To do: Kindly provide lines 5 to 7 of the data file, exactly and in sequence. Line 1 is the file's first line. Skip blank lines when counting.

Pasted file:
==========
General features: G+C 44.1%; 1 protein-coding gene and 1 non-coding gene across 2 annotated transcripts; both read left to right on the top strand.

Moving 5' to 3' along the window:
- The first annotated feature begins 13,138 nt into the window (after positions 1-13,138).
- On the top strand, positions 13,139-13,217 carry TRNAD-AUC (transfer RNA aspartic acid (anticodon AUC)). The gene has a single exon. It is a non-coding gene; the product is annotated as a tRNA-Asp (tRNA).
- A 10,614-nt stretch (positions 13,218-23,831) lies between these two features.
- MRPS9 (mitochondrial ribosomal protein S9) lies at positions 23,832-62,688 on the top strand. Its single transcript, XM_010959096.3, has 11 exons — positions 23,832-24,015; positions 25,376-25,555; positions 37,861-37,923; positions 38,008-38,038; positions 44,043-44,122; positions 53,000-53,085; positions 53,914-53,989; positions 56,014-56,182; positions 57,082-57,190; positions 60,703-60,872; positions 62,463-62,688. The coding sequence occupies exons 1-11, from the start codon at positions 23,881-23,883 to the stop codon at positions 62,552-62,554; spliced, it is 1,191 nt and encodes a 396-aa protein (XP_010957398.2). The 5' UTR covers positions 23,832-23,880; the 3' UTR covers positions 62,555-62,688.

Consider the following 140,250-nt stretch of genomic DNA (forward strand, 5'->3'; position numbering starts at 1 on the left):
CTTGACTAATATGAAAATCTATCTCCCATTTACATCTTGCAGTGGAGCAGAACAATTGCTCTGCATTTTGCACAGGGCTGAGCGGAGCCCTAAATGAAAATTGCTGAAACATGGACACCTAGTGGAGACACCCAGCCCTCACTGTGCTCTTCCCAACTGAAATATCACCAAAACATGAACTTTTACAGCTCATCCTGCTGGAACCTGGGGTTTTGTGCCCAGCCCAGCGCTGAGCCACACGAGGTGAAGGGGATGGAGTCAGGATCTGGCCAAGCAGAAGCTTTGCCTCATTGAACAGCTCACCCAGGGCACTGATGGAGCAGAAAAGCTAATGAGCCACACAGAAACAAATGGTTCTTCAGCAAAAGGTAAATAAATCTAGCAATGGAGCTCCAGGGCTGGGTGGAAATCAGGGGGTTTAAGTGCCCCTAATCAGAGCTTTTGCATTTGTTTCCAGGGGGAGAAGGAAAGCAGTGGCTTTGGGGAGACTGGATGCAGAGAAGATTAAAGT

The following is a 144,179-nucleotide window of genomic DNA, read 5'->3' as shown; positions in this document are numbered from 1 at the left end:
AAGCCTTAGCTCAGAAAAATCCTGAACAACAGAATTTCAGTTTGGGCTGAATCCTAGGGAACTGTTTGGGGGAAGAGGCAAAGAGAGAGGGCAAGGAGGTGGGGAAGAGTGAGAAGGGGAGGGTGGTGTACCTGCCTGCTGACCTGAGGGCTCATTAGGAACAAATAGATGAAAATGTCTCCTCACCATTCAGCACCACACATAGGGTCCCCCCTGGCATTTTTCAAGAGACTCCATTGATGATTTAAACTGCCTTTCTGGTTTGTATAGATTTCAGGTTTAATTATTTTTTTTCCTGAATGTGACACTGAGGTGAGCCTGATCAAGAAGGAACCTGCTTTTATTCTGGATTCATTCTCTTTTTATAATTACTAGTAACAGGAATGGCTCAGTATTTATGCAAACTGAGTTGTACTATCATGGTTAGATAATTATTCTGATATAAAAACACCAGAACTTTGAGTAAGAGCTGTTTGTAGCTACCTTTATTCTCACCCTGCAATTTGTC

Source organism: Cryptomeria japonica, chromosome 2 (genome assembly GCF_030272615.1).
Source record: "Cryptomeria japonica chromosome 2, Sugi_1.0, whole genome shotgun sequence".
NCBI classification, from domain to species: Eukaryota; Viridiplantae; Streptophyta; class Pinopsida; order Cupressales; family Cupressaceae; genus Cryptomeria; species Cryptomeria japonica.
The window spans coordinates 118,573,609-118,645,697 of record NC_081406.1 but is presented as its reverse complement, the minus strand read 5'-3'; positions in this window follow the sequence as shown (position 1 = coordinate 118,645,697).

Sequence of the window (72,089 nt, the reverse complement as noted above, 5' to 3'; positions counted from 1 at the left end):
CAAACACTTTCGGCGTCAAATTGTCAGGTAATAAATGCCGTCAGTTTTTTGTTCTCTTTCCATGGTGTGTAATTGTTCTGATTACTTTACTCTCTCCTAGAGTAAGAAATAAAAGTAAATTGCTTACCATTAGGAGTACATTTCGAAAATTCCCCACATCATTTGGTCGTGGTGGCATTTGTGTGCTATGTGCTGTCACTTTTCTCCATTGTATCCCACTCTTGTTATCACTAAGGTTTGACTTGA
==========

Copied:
- A 10,614-nt stretch (positions 13,218-23,831) lies between these two features.
- MRPS9 (mitochondrial ribosomal protein S9) lies at positions 23,832-62,688 on the top strand. Its single transcript, XM_010959096.3, has 11 exons — positions 23,832-24,015; positions 25,376-25,555; positions 37,861-37,923; positions 38,008-38,038; positions 44,043-44,122; positions 53,000-53,085; positions 53,914-53,989; positions 56,014-56,182; positions 57,082-57,190; positions 60,703-60,872; positions 62,463-62,688. The coding sequence occupies exons 1-11, from the start codon at positions 23,881-23,883 to the stop codon at positions 62,552-62,554; spliced, it is 1,191 nt and encodes a 396-aa protein (XP_010957398.2). The 5' UTR covers positions 23,832-23,880; the 3' UTR covers positions 62,555-62,688.

Consider the following 140,250-nt stretch of genomic DNA (forward strand, 5'->3'; position numbering starts at 1 on the left):